If you want to understand the potential outcomes of Elon Musk’s $43 billion fight to take Twitter private, look at the company’s stock price today, in the immediate aftermath of his hostile offer. Basically, the Twitter stock is flat. It was up about 9 percent in pre-market trading, then slowly drifted back down. Some pundits are concluding that, as a result, the market is not taking Musk’s offer seriously because, you know, Musk is not a serious guy to begin with; his offer is subject to financing (not secured) and due diligence, et cetera—in other words, the same conditions that exist for all deals before they are concluded.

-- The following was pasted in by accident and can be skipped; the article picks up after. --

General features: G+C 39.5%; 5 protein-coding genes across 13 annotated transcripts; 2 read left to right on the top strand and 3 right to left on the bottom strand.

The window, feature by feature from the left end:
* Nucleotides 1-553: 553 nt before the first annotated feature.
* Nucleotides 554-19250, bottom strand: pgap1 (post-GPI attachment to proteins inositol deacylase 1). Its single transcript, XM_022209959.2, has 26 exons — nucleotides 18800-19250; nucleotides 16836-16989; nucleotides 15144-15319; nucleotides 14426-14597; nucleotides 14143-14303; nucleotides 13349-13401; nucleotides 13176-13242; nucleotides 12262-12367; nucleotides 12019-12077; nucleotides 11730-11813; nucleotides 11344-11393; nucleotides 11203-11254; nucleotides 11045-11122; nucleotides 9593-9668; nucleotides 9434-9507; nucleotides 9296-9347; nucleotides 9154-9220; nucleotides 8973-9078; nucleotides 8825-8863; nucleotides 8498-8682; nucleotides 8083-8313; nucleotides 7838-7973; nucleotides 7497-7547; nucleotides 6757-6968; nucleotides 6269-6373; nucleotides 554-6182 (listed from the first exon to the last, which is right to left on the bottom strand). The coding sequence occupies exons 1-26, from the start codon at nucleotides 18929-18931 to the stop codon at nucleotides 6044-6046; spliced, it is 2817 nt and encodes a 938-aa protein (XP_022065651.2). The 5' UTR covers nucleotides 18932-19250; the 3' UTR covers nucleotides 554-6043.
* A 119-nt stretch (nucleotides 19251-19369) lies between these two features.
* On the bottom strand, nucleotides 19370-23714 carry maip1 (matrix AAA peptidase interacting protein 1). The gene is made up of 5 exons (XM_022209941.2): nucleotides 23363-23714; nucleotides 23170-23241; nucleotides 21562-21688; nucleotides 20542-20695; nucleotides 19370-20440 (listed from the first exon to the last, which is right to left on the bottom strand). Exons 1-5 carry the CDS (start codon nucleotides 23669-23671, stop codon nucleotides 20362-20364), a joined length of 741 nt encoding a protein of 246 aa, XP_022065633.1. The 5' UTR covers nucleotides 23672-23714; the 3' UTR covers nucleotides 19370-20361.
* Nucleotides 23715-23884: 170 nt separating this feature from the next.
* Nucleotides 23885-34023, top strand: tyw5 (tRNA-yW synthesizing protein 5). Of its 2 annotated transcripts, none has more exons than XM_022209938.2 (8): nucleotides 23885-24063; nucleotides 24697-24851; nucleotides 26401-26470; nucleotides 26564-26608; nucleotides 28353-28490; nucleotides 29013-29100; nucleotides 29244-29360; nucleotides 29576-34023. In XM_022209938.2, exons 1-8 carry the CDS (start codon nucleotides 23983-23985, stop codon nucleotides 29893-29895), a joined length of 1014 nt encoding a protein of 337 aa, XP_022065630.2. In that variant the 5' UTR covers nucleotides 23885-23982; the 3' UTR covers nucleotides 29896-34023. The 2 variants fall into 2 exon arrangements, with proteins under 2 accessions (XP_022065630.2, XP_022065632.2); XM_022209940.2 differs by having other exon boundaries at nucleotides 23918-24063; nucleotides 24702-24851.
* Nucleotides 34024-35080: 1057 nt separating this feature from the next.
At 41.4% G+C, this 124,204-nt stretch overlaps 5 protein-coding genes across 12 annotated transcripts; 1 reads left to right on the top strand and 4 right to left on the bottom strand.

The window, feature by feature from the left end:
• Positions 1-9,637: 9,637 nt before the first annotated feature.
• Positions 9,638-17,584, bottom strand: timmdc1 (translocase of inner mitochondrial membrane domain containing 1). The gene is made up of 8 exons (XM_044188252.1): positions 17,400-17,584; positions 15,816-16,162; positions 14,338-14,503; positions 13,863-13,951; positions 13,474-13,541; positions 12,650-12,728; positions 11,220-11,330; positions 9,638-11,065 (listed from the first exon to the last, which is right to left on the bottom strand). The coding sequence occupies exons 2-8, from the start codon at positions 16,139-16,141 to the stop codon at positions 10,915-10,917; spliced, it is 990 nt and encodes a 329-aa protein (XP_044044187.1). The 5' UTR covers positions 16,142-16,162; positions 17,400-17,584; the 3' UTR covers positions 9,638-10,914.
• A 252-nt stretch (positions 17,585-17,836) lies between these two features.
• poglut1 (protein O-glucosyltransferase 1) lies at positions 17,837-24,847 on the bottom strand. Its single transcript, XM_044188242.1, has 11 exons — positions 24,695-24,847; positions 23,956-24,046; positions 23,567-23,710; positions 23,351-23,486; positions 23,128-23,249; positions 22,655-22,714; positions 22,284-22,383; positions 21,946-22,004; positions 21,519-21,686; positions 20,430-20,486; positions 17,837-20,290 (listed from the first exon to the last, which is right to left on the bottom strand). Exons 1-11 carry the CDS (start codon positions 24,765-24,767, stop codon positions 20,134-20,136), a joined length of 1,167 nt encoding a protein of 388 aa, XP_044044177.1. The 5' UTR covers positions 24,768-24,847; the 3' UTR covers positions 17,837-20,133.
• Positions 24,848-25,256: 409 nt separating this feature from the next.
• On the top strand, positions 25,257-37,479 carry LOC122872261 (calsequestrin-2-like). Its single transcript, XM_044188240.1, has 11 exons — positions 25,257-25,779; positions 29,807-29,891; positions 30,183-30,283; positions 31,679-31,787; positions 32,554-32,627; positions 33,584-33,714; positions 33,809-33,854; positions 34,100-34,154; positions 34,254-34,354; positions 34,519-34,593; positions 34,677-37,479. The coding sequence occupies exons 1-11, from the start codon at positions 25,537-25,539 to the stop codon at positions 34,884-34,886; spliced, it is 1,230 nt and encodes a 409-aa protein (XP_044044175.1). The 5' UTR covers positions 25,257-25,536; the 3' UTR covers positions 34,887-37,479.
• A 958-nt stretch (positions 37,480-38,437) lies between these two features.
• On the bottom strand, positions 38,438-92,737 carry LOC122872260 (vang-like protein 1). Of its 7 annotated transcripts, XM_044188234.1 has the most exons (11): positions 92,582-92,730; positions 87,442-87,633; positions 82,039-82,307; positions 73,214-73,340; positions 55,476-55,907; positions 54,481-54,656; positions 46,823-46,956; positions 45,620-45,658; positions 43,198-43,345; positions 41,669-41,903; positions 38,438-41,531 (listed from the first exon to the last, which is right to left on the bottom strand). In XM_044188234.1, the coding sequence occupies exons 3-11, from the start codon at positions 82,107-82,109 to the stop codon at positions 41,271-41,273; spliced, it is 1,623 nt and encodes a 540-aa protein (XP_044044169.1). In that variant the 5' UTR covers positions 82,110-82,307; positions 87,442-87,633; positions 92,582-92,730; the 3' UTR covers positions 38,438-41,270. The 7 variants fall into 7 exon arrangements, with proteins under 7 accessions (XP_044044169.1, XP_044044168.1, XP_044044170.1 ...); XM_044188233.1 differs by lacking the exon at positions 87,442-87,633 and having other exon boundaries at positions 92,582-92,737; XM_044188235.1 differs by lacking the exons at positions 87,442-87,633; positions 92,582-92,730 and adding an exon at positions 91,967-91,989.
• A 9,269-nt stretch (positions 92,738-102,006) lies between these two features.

I disagree completely with this premise. I think the reaction of the Twitter stock today represents the market’s conclusion that Musk is a serious guy—at least about this—and that there are no other viable bidders to compete with him. His $54.20 bid for the company, in other words, may well be his highest and best offer, exactly as he said in his latest public filing. “I am not playing the back-and-forth game,” he wrote to the Twitter board. “I have moved straight to the end.”
You’ve got to respect the take-it-or-leave-it approach. I certainly do. Musk also wrote, correctly, that his offer is a 54 percent premium to where the Twitter stock was trading before he started buying it on January 31, and that it is at a 38 percent premium to where the stock was the day before he announced his 9.1 percent stake in the company, making him the largest shareholder by just a smidge above Vanguard. “It’s a high price and your shareholders will love it,” Musk also wrote.